Featured Post

Separation now

Liberals can’t seduce Haredim with modernity. Haredim can’t seduce liberals with the Talmud. It's time to stop pretending
Illustrative: A Haredi demonstrator reacts, in front of a policeman during a demonstration against the opening of a parking garage next to Jerusalem's Old City. Oct. 24, 2009 (AP Photo/ Tara Todras-Whitehill, Files)
Illustrative: A Haredi demonstrator reacts, in front of a policeman during a demonstration against the opening of a parking garage next to Jerusalem's Old City. Oct. 24, 2009 (AP Photo/ Tara Todras-Whitehill, Files)

Like everyone I know (or care to know) I have been demonstrating in the streets of Tel Aviv. But I have not joined my fellow protesters in their chants for dem-o-cratia! It is a battle cry that misunderstands the real crisis that Israel faces. There is too much democracy here, not too little. 

The government headed by Bibi Netanyahu was elected fair and square. Nobody is accusing the winners of voter fraud, intimidation, or sleight of hand. The contest was a pure exercise in electoral democracy. The people spoke. 

From the point of view of Tel Aviv liberals, these are the wrong people. Tel Aviv democracy comes with a set of values. These include an independent judiciary that protects the rights of minorities and can check government power; a modern educational system based on intellectual curiosity and scientific knowledge; full gender equality and gay rights; universal military conscription (or an alternative form of patriotic service); and active participation in the national economy. 

The Black Hats faction of the government, upon which the Netanyahu government depends, does not simply reject this form of liberalism. They despise it. Their clear and oft-repeated goal is to eventually install a theocracy run according to Talmudic Law as interpreted by venerated rabbis. Such a society will necessarily separate its citizens by gender, ban school subjects that contradict the literal texts of the Torah and Talmud, outlaw godless technology and put a tight lid on personal freedom and public speech.

If you think this is a dystopian nightmare, you are mistaken. It is a matter of arithmetic and democracy. When Israel was founded in 1948, there were less than 40,000 Haredim here. Today, there are more than 1.35 million and the community is growing three times faster than the rest of Israeli society. In the hands of the rabbis, the biblical injunction to be fruitful and multiply became a political tool. 

David Ben Gurion, a visionary in many ways, did not see this coming. He thought Black Hats were a relic of the ghetto. Their children, he believed, would assimilate as New Jewish Men and Women. He thought it harmless to allow the poor rabbis to establish their own government-subsidized school system. 

A quarter of school age Jews are now Haredi. They are raised and educated in a segregated community with almost no knowledge of or contact with the outside world. They are taught to see secular Israelis as a pernicious species of goyim, and the Zionist State of Israel as a grave crime against divine decree.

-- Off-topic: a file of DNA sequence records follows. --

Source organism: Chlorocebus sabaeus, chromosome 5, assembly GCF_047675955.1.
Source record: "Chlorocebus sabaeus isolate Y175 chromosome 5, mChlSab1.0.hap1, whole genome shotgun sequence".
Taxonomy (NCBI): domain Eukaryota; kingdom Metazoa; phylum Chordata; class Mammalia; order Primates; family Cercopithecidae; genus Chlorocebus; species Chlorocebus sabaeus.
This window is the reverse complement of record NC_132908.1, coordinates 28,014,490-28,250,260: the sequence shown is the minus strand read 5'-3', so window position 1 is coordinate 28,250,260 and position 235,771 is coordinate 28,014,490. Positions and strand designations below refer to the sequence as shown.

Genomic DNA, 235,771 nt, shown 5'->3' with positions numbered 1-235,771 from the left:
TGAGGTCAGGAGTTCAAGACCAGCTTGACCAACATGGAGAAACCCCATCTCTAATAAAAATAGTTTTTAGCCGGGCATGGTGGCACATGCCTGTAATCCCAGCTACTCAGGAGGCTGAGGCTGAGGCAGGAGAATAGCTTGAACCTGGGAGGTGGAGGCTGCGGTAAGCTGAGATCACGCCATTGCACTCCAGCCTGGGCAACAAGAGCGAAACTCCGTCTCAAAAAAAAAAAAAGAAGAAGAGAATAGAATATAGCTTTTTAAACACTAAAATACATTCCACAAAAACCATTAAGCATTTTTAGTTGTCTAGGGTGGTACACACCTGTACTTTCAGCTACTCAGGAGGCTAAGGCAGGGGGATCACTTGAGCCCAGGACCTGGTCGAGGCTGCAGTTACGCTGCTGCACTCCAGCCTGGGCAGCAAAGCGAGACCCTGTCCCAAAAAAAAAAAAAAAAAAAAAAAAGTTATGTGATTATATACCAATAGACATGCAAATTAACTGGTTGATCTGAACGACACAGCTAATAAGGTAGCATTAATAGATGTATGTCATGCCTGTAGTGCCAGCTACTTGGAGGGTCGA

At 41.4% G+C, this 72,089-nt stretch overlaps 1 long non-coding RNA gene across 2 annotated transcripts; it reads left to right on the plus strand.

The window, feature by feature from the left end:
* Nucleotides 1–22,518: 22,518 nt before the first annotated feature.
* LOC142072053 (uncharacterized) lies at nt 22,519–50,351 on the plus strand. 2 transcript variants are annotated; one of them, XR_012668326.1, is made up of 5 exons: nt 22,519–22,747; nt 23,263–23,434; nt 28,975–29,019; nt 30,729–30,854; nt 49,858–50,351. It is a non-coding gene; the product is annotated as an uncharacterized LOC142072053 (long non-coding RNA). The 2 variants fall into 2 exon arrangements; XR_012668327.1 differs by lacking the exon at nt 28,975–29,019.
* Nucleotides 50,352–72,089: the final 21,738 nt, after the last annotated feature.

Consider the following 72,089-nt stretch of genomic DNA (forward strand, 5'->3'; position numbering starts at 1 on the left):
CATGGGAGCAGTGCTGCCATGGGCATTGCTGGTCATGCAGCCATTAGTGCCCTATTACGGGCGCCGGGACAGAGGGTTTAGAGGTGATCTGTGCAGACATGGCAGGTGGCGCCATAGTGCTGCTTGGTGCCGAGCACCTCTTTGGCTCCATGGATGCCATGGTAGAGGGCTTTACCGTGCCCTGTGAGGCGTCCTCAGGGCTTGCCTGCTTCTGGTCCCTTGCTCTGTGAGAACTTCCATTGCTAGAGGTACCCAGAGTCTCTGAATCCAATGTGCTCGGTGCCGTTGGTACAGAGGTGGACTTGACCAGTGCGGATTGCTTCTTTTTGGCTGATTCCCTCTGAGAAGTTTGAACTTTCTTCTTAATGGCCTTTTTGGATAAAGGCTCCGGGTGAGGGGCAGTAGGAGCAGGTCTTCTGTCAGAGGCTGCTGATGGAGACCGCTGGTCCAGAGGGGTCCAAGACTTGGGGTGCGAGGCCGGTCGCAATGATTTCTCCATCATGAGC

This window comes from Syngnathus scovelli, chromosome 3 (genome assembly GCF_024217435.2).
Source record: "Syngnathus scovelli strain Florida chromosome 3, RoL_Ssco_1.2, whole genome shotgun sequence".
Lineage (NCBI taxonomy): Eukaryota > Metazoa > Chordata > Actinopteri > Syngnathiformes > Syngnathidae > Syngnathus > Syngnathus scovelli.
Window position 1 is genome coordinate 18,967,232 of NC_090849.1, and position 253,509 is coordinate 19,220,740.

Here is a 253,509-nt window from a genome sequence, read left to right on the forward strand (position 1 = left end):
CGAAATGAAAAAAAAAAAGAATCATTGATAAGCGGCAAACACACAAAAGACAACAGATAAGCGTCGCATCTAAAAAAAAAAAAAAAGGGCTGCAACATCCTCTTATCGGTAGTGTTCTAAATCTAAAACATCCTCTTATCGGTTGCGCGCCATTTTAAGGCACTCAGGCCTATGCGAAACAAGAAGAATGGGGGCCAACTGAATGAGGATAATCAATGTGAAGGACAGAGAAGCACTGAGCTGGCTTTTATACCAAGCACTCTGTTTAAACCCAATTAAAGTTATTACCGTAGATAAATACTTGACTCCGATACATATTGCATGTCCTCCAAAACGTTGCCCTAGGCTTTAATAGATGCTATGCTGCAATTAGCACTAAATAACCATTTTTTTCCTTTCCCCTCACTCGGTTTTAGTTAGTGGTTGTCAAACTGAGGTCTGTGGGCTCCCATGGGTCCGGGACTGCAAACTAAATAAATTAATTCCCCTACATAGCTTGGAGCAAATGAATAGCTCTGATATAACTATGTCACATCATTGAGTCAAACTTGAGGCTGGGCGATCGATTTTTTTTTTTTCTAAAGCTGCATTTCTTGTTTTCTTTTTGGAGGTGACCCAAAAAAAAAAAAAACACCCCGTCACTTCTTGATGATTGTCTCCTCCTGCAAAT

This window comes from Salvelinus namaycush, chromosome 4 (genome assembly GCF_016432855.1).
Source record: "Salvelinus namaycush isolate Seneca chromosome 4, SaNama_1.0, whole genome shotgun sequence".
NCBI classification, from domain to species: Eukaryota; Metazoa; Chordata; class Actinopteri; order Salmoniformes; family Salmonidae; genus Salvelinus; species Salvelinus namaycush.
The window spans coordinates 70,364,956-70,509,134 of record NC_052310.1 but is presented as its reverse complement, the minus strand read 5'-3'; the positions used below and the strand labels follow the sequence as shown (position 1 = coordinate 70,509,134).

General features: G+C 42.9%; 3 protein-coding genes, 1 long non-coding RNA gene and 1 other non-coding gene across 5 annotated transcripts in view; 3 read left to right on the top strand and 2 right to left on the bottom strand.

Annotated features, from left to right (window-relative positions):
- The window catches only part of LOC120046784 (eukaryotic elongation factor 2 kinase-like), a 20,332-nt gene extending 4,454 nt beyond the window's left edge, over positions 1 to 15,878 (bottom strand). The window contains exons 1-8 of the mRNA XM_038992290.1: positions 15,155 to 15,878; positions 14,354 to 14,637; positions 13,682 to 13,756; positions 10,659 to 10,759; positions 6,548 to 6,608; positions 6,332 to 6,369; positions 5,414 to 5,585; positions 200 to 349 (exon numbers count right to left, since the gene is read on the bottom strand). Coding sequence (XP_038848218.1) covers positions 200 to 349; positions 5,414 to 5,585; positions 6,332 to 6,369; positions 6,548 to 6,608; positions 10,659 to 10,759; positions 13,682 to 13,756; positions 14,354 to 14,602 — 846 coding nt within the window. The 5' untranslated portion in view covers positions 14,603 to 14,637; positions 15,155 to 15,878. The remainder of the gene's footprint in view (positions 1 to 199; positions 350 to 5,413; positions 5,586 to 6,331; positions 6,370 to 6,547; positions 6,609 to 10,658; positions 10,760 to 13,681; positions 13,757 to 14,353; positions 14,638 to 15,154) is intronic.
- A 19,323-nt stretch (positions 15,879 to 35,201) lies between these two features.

The only Israeli holiday the Haredim celebrate is Election Day. Democracy and demography have made them democrats. The rabbis may hate the Israeli Supreme Court but they love the Supreme Court in Washington DC, which enshrined the “one person, one vote,” rule. 

The political rabbis have embraced that simple mantra like the Eleventh Commandment. The ballot is their birthright, a priceless and irrevocable gift handed to them by their Zionist adversaries. 

In Tel Aviv, the demonstrators insist that democracy is more than just winning an election and setting up a government. They believe such talk may convince the rabbis that they benefit from this fancy kind of democracy that includes honest courts, civic participation, and the hypocritical slogan that all Jews are just one big family. Nobody believes that, if anyone ever did. 

It is just possible that the demonstrations in the street, threats by the secular economic and military elite and the blandishments of the Biden administration will cause Bibi to drop his blatant effort to seize the courts and drop the ultra-Orthodox legislation the political rabbis are demanding. The protests could conceivably bring down the government. But the secular liberal center that has ruled the country is no longer the majority. A new election would not change that. A new government could even be worse. 

In the longer term, democracy as it is understood by secular Israelis is neither compatible nor competitive with the ultimate Haredi project. Instead of cursing the power of voter multiplication, it should look to division.

In 1996, I wrote a three-part series in the Jerusalem Report advocating an amicable separation – two states, confederated, sharing the land, cooperating on matters of mutual concern but free to make and enforce their own laws and to live according to their own beliefs and culture.

This seemed like political science fiction at the time. It no longer does. Last week, President Herzog warned that we could well be heading for a civil war. That can’t produce anything but a Pyrrhic victory. We can’t seduce the Haredim with modernity and they can’t seduce us with the Talmud. They are who they are and we are who we are. I’m not judging but it’s time to quit pretending and go our separate ways. 

And a note to those who choose Jerusalem over Tel Aviv. Leave your votes behind. You won’t be needing them.

About the Author
Zev Chafets, the author of 14 works of fiction, biography and reportage, was a frequent Contributor to the New York Times Magazine, Fox News Online, Bloomberg Opinion and other publications. Zev was the founding managing editor and a staff columnist at the Jerusalem Report, and was director of the Israel Government Press Office (1977-82). He lives in Tel Aviv.